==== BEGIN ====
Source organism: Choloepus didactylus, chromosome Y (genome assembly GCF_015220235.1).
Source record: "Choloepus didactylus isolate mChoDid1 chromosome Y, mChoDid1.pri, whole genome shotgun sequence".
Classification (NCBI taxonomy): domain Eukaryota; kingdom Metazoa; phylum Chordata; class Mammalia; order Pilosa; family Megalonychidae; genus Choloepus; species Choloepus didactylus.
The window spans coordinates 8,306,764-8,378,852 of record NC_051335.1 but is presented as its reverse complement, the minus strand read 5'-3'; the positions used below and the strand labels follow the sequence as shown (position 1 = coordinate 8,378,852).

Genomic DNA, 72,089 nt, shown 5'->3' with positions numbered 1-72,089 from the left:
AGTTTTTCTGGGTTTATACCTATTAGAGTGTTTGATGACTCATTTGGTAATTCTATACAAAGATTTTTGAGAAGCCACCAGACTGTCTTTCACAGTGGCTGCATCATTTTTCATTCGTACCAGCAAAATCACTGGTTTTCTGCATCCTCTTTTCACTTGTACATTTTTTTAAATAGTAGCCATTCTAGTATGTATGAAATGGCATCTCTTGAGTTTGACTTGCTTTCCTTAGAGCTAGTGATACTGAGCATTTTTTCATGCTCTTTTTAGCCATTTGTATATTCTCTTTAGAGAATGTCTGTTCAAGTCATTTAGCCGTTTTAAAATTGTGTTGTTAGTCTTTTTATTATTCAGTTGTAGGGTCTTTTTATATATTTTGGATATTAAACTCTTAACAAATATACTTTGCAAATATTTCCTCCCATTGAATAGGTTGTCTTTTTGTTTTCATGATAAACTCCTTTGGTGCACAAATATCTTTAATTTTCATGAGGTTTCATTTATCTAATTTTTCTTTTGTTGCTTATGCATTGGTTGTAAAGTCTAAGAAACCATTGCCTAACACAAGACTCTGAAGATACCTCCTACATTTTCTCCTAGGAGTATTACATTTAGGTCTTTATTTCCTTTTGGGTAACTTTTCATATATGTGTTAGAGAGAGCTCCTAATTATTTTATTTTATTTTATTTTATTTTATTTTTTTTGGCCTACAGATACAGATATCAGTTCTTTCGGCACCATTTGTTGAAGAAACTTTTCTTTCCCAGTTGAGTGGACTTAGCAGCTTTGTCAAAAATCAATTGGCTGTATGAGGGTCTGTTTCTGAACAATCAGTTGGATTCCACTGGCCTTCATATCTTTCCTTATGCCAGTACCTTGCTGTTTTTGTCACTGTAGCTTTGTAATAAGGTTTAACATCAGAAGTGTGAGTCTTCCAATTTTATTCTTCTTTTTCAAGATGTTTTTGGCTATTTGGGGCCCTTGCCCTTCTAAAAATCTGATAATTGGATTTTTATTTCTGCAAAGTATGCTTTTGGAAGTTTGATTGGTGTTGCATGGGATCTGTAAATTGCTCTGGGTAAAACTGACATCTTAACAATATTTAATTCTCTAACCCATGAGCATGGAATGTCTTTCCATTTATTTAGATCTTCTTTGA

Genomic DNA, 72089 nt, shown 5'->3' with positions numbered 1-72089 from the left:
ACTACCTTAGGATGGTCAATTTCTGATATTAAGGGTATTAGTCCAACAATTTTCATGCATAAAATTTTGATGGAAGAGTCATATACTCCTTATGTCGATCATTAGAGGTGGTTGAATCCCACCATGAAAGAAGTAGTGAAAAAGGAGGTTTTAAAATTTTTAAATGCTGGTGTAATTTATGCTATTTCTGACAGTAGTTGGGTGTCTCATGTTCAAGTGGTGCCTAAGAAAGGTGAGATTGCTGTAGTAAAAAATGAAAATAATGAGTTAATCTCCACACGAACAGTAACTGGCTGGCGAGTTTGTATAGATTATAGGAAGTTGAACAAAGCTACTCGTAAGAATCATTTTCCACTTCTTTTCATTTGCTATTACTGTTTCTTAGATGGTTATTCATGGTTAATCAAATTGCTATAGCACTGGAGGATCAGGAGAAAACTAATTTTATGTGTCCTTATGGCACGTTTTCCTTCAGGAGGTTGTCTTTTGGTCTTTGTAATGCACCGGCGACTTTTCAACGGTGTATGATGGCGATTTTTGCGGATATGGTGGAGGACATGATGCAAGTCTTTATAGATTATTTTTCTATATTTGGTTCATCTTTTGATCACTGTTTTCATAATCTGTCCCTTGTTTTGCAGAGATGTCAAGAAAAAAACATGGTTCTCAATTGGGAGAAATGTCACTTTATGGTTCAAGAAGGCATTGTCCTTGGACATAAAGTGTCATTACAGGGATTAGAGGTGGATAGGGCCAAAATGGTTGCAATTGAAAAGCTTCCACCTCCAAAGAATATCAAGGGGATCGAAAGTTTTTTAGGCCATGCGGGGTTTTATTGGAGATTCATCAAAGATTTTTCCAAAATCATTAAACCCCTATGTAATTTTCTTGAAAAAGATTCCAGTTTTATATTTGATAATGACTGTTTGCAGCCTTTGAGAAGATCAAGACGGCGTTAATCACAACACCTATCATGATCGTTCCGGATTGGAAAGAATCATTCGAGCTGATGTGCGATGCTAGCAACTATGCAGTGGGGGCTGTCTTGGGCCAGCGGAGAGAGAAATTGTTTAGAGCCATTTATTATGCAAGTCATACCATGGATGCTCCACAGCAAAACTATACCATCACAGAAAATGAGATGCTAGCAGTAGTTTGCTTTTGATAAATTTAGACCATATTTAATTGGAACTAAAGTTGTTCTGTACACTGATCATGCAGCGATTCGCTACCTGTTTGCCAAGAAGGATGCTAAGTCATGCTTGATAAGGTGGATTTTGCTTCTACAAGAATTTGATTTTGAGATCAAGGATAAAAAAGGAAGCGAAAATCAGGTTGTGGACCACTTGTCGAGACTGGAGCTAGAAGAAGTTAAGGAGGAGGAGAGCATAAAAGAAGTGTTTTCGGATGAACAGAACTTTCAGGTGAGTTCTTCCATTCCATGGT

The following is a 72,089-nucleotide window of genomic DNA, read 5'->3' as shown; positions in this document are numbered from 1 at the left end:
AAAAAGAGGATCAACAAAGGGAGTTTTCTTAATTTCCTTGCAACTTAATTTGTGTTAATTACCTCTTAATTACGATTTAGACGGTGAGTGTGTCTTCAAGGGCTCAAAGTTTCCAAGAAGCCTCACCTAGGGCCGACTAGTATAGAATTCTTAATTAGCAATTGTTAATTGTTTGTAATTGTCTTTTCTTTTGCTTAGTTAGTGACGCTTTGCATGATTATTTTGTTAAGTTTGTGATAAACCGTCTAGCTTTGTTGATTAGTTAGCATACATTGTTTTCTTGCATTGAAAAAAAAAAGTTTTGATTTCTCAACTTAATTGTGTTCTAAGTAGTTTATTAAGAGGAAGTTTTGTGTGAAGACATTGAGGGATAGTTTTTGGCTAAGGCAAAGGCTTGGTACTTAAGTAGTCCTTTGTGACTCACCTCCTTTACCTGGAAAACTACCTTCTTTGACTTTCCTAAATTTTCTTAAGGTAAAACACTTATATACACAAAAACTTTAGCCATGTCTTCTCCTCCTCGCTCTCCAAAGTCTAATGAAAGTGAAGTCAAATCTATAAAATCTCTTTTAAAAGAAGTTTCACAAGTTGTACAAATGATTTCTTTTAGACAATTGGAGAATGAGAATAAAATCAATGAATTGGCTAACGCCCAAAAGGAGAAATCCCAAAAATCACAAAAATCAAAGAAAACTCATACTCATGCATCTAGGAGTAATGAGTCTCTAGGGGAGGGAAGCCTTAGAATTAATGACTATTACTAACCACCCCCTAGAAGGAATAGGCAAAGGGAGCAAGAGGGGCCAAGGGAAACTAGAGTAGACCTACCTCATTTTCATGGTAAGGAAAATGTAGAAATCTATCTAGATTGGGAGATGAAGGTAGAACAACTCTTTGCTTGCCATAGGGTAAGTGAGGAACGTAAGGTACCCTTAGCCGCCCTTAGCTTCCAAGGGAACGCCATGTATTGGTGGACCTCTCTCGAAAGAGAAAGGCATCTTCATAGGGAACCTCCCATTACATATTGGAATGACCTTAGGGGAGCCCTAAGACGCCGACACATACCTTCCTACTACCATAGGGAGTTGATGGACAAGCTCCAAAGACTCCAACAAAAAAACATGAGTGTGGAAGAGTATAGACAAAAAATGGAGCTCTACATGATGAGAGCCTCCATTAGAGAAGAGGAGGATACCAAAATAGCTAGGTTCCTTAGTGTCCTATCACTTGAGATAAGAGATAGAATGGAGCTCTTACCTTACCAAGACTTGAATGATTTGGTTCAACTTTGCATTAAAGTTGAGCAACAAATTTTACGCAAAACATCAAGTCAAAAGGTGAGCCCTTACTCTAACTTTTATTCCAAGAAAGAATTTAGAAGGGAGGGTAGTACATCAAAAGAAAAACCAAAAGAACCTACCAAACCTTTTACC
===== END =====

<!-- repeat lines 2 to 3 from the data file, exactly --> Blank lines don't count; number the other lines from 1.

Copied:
Source record: "Choloepus didactylus isolate mChoDid1 chromosome Y, mChoDid1.pri, whole genome shotgun sequence".
Classification (NCBI taxonomy): domain Eukaryota; kingdom Metazoa; phylum Chordata; class Mammalia; order Pilosa; family Megalonychidae; genus Choloepus; species Choloepus didactylus.